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News

E. coli found in Los Altos water indicated breach, but only low risk

E. coli found in Los Altos water indicated breach, but only low risk


Courtesy of Microbe World
Colorized low-temperature electron micrograph of a cluster of E. coli bacteria

When E. coli and other bacteria were discovered in some Los Altos water last week, officials from the local water supplier, California Water...

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Schools

BCS hosts Stretch to Kindergarten program for underserved youth

BCS hosts Stretch to Kindergarten program for underserved youth


Traci Newell/Town Crier
The six-week, tuition-free Stretch to Kindergarten program, hosted at Bullis Charter School, serves children who have not attended preschool. A teacher leads children in singing about the parts of a butterfly, above.

Local un...

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Community

Google car painting project calls on artists

Google car painting project calls on artists


Google self-driving car

Already known as an innovator in the tech field, Google Inc. is now moving in on the art world.

The Mountain View-based company July 11 launched the “Paint the Town” contest, a “moving art experiment” that invites Califo...

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Sports

Pedaling with a purpose

Pedaling with a purpose


courtesy of
Rishi Bommannan Rishi Bommannan cycled from Bates College in Maine to his home in Los Altos Hills, taking several selfies along the way. He also raised nearly $13,000 for the Livestrong Foundation, which supports cancer patients.

When R...

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Comment

The truth about coyotes: Other Voices

The Town Crier’s recent article on coyotes venturing down from the foothills in search of sustenance referenced the organization Project Coyote (“Recent coyote attacks keep residents on edge,” July 1). Do not waste your time contac...

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Special Sections

Grant Park senior program made permanent

Grant Park senior program made permanent


Photos by Alicia Castro/Town Crier
Local residents participate in an exercise class at the Grant Park Senior Center, above. Betsy Reeves, below left with Gail Enenstein, lobbied for senior programming in south Los Altos.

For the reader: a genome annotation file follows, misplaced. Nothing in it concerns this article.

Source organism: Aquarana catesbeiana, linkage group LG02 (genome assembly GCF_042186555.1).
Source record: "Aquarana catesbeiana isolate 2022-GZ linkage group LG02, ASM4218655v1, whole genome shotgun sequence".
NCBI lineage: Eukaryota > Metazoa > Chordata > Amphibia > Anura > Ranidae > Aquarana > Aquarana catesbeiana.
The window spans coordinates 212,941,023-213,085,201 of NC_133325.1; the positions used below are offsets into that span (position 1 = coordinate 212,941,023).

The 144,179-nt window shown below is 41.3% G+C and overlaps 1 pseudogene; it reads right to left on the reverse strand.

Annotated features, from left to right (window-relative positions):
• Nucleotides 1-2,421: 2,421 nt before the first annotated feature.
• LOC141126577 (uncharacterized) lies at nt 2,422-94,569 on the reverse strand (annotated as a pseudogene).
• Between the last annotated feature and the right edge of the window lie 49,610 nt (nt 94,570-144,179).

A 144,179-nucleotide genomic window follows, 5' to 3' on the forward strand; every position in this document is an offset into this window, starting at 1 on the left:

It all began when Betsy Reev...

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Business

New State Street rug retailer has downtown Los Altos covered

New State Street rug retailer has downtown Los Altos covered


Alicia Castro/Town Crier
Los Altos Rug Gallery owner Fahim Karimi stocks his State Street store with a wall-to-wall array of floor coverings.

A new downtown business owner plans to roll out the red carpet – along with rugs of every other color –...

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Books

Book Signings

• Fritz and Nomi Trapnell have scheduled a book-signing party 4-6 p.m. Aug. 1 at their home, 648 University Ave., Los Altos.

Fritz and his daughter, Dana Tibbitts, co-authored “Harnessing the Sky: Frederick ‘Trap’ Trapnell, ...

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People

GRACE WILSON FRANKS

GRACE WILSON FRANKS

Resident of Los Altos

Grace Wilson Franks, our beloved mother and grandmother, left us peacefully on July 16, 2015 just a few weeks short of her 92nd birthday. She was born to Ross and Florence (Cruzan) Wilson in rural Tulare, California on Septem...

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Travel

Gearing up: Make travel more civilized with accessories

Gearing up: Make travel more civilized with accessories


Eren Göknar/Special to the Town Crier
San Francisco-based humangear Inc. sells totes, tubes and tubs for traveling.

In travel, as in romance, it’s the little things that count.

Beyond the glossy brochures lie the travel discomforts too mun...

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Stepping Out

Going out with a 'Bang'

Going out with a 'Bang'